Lair o' the Bear Park - Early Morning Run blog

The first mile and a half out of the parking lot is flat and wide, following along Bear Creek; perfect for families and an easy start to a longer excursion. I’d like to bring visitors back here for a short walk as it gets you into the mountains and would be comfortable for those who aren’t used to elevation. It's possible to hear traffic noise from the highway above but the rushing water of Bear Creek covers it well for the most part, and near the end of this section is Dunafon Castle - an elaborate residence/wedding venue - on the other side of the creek. While a bit out of place, it is pretty to look at. 

Where this section of the trail comes to and end, another trail veers left and starts to climb. It’s good to know that this area has a ton of interconnecting parks via the trails. You can venture into Corwina, O’Fallon, and Mt Falcon parks with seemingly endless trails to explore. The path we took seamlessly connected into Corwina Park and while the trail is substantially shaded, there are sections without cover and with a lot of sun, where the temperature can rise quickly. While this trail isn’t far into the foothills, it does start around 6,500 feet and rises from there, so the thin air is nothing to take lightly. Hydration and sunblock are a must.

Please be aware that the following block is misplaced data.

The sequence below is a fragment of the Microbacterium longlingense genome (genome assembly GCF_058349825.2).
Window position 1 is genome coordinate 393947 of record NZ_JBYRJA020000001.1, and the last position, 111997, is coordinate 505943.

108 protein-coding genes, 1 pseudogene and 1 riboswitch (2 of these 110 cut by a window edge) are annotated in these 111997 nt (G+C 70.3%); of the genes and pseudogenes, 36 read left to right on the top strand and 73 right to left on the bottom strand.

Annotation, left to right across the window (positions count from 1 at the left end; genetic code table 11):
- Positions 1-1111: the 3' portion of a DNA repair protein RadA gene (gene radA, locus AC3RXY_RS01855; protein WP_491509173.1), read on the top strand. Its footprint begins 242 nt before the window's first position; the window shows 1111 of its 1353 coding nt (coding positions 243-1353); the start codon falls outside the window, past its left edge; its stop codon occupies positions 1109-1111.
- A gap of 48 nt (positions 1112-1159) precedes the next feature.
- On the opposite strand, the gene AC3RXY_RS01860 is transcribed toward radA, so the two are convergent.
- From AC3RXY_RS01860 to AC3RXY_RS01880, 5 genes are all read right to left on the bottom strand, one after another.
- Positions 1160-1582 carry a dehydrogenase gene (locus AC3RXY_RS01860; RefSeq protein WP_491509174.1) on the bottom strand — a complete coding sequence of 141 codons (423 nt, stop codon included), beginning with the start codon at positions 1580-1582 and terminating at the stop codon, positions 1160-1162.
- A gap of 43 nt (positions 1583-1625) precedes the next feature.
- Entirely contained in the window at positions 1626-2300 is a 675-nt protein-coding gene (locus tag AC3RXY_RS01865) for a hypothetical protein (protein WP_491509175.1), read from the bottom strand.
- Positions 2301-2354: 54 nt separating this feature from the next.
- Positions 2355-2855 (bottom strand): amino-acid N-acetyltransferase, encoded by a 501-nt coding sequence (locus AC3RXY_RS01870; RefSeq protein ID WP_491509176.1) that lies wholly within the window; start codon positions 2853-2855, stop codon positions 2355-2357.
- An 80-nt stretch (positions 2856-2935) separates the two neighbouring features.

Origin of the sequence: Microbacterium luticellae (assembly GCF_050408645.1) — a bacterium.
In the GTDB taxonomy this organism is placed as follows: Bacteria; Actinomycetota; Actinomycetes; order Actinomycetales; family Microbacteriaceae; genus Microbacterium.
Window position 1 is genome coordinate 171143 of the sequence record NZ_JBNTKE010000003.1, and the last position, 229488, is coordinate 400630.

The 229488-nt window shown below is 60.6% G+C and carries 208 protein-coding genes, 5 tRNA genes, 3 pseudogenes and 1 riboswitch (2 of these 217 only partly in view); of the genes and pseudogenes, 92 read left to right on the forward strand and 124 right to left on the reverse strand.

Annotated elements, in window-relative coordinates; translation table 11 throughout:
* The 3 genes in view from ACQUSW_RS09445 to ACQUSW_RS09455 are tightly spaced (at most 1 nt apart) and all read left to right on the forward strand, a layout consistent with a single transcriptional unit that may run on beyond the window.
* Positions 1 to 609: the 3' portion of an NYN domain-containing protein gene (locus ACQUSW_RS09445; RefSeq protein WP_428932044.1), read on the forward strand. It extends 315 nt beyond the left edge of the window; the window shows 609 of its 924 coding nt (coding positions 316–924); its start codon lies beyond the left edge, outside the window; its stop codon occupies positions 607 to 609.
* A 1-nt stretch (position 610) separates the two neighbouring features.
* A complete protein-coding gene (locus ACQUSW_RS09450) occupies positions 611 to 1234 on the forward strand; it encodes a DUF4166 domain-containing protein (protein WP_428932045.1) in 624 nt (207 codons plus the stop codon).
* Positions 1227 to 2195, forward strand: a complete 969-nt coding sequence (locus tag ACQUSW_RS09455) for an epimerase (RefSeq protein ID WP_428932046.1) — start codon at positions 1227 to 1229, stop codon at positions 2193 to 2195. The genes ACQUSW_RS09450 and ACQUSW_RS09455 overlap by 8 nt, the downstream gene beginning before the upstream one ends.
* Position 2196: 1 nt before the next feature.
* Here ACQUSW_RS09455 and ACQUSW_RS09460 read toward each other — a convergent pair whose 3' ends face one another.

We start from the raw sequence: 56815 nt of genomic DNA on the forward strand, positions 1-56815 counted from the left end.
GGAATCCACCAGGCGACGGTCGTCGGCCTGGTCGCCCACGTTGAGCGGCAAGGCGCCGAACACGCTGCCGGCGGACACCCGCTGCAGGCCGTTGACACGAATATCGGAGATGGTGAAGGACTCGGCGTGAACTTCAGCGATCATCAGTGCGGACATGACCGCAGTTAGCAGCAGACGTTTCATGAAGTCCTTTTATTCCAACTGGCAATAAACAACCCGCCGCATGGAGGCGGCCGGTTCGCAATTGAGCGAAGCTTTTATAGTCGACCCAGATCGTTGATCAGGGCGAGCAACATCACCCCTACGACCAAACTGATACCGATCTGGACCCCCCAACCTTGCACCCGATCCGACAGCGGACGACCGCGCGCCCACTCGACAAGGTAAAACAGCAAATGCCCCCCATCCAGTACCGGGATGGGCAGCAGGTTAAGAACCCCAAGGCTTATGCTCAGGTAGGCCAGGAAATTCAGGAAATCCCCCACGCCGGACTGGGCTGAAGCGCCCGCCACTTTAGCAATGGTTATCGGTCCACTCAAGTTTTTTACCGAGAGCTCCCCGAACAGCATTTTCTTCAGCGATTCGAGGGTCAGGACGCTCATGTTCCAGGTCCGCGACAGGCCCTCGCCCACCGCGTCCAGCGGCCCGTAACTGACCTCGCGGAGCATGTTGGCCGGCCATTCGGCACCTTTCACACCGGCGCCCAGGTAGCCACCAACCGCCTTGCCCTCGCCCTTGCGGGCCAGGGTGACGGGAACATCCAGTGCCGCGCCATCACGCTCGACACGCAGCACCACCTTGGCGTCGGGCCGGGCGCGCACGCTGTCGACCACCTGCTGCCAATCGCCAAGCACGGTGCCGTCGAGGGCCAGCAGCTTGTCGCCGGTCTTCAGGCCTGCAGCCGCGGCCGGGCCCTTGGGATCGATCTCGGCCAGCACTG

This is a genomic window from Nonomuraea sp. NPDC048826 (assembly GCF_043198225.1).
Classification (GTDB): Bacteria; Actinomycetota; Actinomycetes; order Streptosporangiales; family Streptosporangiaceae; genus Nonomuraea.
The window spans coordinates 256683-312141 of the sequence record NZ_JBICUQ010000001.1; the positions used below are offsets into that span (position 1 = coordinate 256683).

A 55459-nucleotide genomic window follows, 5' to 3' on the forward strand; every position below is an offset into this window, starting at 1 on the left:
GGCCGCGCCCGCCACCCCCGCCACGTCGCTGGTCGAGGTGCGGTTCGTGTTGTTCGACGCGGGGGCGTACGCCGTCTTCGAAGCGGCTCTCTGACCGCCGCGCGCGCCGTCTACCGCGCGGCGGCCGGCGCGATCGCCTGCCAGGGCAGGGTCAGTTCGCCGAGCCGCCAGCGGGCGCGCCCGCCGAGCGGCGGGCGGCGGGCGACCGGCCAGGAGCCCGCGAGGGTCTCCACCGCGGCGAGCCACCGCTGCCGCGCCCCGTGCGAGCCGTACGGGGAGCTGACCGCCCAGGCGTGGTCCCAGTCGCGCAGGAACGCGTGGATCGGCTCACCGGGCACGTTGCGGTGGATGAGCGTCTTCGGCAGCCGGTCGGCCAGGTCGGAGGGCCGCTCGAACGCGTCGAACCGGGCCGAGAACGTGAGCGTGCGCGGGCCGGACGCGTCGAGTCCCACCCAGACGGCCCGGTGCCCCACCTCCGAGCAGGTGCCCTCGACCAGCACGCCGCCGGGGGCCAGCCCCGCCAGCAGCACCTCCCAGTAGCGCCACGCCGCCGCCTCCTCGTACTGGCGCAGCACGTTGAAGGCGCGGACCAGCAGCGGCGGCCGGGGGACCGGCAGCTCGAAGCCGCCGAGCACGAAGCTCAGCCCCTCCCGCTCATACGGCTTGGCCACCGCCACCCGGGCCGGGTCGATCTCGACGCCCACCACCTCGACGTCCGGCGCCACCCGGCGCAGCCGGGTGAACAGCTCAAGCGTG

Lair o' the Bear and Corwina Park - Early Morning Run blog

On numerous occasions we had to jump to the side of the trail as mountain bikers passed by. While technically bikers are to yield to hikers and runners, it’s much easier for us to wait for them, than for them to stop, especially on steep or rocky terrain or narrow passes, as is the case for much of this trail. This would have been a bit annoying if we had been running - it seems to be a popular trail with mountain bikers, likely due to the proximity to Denver - but as we were hiking it was fine.

Lair o' the Bear Park - Early Morning Run blog

We went about 7 miles out and back, which provided a solid workout with some serious climbs and beautiful views of the mountains. We were glad to have some snacks with us and a good amount of water, as we took a bit of a break half way through to enjoy the view and refuel for the trip back to the car. The flat section along the creek on the way back was welcomed and all I wanted to do was put my feet in the cold rushing water! 

Sitting by Bear Creek at the end of the hike - Early Morning Run blog

What to know if you go:
  • Go early for a parking spot or else you might end up along the entrance road
  • Take plenty of water, a snack (if you’ll be out for a while), sun block, and a hat